The man who created an environment of extreme stress in Philly has commented on the first tangible consequence of the unprecedented pressure he placed on his team.
Owner Jeffrey Lurie tells Paul Domowitch of the Philadelphia Daily News that the man who writes the checks had reservations last year about bumping up the man who’ll now get a buyout.
“Yes I did,” Lurie said of the decision to make Juan Castillo defensive coordinator in 2011. “But I let Andy make that call. I respected his decision. He felt it was the best thing to do at the time, and I don’t interfere in that area.”
Lurie also said that the decision to dump Castillo also was Reid’s and Reid’s alone.
“The way I operate, a coach is responsible for his staff,” Lurie said. “[He needs to] succeed or fail based on who he chooses and his own performance. I don’t trigger that.”
But Lurie did everything but pull the trigger in August, making it clear with chilling nonchalance that Reid will be fired if the Eagles have another .500 season. And while Lurie likely knows Reid well enough to know that he can bear the pressure of coaching for his job, Lurie likely underestimated the impact of his words on everyone else, from Castillo to Mike Vick (who has 15.5 million reasons for Reid to return) to anyone and everyone else with a vested interest in Reid staying put.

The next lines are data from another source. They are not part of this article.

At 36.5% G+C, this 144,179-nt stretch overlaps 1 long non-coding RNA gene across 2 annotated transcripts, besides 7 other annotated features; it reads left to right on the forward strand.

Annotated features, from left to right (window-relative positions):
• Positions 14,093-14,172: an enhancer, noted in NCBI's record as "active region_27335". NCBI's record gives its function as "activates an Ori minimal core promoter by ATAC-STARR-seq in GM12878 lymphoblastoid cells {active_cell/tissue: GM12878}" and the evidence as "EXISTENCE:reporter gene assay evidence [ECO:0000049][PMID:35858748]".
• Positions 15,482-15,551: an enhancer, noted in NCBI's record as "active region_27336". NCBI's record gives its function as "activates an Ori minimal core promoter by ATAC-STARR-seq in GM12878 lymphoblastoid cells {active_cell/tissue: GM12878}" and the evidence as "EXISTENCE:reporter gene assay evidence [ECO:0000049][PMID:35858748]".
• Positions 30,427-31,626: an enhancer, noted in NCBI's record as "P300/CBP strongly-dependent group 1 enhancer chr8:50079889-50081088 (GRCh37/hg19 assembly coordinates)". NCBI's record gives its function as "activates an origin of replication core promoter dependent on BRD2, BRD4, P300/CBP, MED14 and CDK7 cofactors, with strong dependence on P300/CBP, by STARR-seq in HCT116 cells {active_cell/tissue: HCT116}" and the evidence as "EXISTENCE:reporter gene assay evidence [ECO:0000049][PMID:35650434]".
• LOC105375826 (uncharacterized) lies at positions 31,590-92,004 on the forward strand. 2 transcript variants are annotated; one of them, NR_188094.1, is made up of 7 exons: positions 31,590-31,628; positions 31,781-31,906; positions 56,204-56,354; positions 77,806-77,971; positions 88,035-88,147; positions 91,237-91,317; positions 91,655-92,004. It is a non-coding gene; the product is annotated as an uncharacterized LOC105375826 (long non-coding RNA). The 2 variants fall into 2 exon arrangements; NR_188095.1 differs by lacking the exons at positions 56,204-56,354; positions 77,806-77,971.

It could be that this was Lurie’s way of countering agent Bob LaMonte, who tried to make a clumsy power play on Reid’s behalf not long before Lurie made clear that, contrary to LaMonte’s contentions, Reid is in trouble. Still, Lurie’s reaction went too far, making it too hard for Reid to get the team pointed in the right direction.
It’s unclear why Lurie hasn’t gotten more criticism for putting a dark cloud over the franchise, but he should. And whoever takes that job after Reid needs to do so with a clear understanding that this owner, unlike most others, is willing to tell the world before a season even starts that the coach could be coaching for his job.